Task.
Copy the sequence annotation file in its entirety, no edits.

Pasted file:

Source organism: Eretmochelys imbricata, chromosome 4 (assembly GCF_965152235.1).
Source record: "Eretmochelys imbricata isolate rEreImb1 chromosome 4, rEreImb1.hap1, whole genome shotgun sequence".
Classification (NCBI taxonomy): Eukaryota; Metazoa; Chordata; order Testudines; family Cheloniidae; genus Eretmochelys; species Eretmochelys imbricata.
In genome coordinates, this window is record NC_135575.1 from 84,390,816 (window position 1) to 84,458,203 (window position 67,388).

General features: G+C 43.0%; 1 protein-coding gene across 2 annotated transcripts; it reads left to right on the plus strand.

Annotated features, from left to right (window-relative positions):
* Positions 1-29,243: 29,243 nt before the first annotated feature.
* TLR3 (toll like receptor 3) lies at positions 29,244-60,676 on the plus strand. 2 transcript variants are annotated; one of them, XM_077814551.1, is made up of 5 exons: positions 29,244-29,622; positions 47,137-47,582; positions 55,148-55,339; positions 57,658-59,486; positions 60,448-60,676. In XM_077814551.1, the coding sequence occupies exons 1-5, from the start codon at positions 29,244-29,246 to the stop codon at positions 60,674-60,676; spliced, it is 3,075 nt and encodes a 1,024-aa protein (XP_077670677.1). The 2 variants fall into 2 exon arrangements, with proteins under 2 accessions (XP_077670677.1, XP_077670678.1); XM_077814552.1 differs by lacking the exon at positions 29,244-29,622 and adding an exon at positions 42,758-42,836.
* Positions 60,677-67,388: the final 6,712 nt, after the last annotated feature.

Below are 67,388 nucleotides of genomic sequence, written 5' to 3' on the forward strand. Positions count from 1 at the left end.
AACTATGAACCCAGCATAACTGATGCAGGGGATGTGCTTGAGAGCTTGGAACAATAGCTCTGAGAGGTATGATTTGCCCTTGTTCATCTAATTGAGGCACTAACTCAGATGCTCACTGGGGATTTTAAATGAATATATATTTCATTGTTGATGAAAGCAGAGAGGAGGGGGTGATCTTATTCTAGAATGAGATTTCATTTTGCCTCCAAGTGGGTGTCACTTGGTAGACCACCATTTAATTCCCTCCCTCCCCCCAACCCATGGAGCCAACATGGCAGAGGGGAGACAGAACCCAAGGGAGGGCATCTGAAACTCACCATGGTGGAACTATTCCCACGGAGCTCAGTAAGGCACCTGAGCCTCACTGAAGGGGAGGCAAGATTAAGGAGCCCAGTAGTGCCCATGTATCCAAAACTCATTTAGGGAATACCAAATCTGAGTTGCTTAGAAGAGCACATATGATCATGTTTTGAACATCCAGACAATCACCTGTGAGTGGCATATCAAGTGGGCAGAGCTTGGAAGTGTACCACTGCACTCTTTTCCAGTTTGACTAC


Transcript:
Source organism: Eretmochelys imbricata, chromosome 4 (assembly GCF_965152235.1).
Source record: "Eretmochelys imbricata isolate rEreImb1 chromosome 4, rEreImb1.hap1, whole genome shotgun sequence".
Classification (NCBI taxonomy): Eukaryota; Metazoa; Chordata; order Testudines; family Cheloniidae; genus Eretmochelys; species Eretmochelys imbricata.
In genome coordinates, this window is record NC_135575.1 from 84,390,816 (window position 1) to 84,458,203 (window position 67,388).

General features: G+C 43.0%; 1 protein-coding gene across 2 annotated transcripts; it reads left to right on the plus strand.

Annotated features, from left to right (window-relative positions):
* Positions 1-29,243: 29,243 nt before the first annotated feature.
* TLR3 (toll like receptor 3) lies at positions 29,244-60,676 on the plus strand. 2 transcript variants are annotated; one of them, XM_077814551.1, is made up of 5 exons: positions 29,244-29,622; positions 47,137-47,582; positions 55,148-55,339; positions 57,658-59,486; positions 60,448-60,676. In XM_077814551.1, the coding sequence occupies exons 1-5, from the start codon at positions 29,244-29,246 to the stop codon at positions 60,674-60,676; spliced, it is 3,075 nt and encodes a 1,024-aa protein (XP_077670677.1). The 2 variants fall into 2 exon arrangements, with proteins under 2 accessions (XP_077670677.1, XP_077670678.1); XM_077814552.1 differs by lacking the exon at positions 29,244-29,622 and adding an exon at positions 42,758-42,836.
* Positions 60,677-67,388: the final 6,712 nt, after the last annotated feature.

Below are 67,388 nucleotides of genomic sequence, written 5' to 3' on the forward strand. Positions count from 1 at the left end.
AACTATGAACCCAGCATAACTGATGCAGGGGATGTGCTTGAGAGCTTGGAACAATAGCTCTGAGAGGTATGATTTGCCCTTGTTCATCTAATTGAGGCACTAACTCAGATGCTCACTGGGGATTTTAAATGAATATATATTTCATTGTTGATGAAAGCAGAGAGGAGGGGGTGATCTTATTCTAGAATGAGATTTCATTTTGCCTCCAAGTGGGTGTCACTTGGTAGACCACCATTTAATTCCCTCCCTCCCCCCAACCCATGGAGCCAACATGGCAGAGGGGAGACAGAACCCAAGGGAGGGCATCTGAAACTCACCATGGTGGAACTATTCCCACGGAGCTCAGTAAGGCACCTGAGCCTCACTGAAGGGGAGGCAAGATTAAGGAGCCCAGTAGTGCCCATGTATCCAAAACTCATTTAGGGAATACCAAATCTGAGTTGCTTAGAAGAGCACATATGATCATGTTTTGAACATCCAGACAATCACCTGTGAGTGGCATATCAAGTGGGCAGAGCTTGGAAGTGTACCACTGCACTCTTTTCCAGTTTGACTAC